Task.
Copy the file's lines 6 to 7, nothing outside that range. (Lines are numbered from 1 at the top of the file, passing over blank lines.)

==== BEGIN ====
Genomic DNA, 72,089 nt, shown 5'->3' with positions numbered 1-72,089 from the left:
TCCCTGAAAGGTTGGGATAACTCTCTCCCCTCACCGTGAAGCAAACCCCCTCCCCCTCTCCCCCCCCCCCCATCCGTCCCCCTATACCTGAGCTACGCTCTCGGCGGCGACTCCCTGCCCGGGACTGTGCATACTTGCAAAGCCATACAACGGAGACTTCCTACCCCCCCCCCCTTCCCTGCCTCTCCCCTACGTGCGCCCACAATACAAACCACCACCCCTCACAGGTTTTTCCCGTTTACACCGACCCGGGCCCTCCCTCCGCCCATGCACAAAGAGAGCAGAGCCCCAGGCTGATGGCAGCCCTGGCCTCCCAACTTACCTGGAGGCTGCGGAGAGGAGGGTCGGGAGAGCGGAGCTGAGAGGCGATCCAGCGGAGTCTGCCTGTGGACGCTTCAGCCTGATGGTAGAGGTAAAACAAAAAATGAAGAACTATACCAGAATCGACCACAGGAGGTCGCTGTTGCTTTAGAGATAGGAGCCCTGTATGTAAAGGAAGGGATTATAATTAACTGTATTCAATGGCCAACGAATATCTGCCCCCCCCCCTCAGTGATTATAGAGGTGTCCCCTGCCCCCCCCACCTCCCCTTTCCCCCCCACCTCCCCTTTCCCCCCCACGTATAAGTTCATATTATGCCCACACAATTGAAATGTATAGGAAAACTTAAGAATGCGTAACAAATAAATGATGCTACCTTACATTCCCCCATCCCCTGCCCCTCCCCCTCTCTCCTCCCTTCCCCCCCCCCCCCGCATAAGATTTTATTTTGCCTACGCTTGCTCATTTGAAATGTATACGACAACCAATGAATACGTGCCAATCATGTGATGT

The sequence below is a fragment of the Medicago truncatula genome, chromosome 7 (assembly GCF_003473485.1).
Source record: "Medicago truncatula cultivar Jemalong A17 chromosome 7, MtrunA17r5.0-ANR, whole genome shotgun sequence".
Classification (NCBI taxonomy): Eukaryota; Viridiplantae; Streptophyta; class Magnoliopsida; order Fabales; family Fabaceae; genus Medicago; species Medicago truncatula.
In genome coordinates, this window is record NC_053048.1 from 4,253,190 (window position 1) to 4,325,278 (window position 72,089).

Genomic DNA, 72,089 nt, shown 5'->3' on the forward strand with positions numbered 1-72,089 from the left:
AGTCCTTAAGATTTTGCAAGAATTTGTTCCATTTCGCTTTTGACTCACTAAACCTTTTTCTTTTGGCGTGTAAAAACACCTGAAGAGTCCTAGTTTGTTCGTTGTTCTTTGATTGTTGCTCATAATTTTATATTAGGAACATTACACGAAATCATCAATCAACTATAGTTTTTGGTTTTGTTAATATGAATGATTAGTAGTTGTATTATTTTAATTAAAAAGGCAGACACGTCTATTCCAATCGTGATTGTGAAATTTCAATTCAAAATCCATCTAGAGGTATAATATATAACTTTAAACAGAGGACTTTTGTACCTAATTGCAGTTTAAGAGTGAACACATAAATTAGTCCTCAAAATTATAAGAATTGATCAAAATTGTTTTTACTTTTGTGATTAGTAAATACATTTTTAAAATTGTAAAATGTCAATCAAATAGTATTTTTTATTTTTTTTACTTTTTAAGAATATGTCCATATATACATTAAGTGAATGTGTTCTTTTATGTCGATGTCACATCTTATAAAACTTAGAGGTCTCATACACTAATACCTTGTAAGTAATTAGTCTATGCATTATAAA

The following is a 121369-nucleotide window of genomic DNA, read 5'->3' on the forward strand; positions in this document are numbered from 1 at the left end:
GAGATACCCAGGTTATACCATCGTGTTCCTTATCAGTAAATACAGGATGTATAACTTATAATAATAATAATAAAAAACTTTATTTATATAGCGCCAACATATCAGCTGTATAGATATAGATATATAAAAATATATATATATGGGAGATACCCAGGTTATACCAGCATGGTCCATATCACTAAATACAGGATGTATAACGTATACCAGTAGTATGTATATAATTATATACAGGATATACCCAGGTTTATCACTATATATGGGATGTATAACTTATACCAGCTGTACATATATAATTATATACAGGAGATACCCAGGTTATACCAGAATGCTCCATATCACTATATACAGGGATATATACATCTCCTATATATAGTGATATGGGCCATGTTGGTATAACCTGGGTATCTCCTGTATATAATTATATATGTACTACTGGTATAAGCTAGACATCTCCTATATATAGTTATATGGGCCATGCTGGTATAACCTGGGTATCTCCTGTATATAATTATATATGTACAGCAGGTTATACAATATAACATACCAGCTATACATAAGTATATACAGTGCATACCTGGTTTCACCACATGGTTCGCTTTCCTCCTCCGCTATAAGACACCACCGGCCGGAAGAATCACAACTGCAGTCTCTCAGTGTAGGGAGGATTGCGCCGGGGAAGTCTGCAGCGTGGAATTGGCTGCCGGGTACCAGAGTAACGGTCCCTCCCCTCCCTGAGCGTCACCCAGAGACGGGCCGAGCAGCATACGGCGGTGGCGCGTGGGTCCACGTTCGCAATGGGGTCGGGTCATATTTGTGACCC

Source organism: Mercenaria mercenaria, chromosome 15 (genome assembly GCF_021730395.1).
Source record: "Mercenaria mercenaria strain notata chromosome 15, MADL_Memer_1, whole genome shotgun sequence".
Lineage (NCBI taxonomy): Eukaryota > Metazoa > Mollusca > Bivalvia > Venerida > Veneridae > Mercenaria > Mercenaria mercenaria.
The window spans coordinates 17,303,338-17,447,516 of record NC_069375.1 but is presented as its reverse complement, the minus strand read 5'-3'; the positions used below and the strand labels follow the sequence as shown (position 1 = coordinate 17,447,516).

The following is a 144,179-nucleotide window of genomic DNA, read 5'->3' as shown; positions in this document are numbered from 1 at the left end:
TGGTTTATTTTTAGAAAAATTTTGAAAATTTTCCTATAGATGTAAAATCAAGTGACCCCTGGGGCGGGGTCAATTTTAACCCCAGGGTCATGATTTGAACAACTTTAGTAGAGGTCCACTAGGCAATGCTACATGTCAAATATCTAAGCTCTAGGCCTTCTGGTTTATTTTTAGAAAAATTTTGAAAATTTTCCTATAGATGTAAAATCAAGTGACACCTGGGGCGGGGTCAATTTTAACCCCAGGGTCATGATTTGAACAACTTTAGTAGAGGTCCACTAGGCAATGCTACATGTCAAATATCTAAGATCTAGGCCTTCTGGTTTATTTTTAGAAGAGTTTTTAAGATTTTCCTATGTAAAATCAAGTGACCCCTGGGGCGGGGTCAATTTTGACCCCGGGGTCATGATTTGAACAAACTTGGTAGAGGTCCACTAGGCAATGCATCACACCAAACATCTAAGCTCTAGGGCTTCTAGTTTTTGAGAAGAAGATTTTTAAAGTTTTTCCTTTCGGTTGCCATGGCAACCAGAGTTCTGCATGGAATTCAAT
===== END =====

In genome coordinates, this window is record NC_053048.1 from 4,253,190 (window position 1) to 4,325,278 (window position 72,089).

Genomic DNA, 72,089 nt, shown 5'->3' on the forward strand with positions numbered 1-72,089 from the left: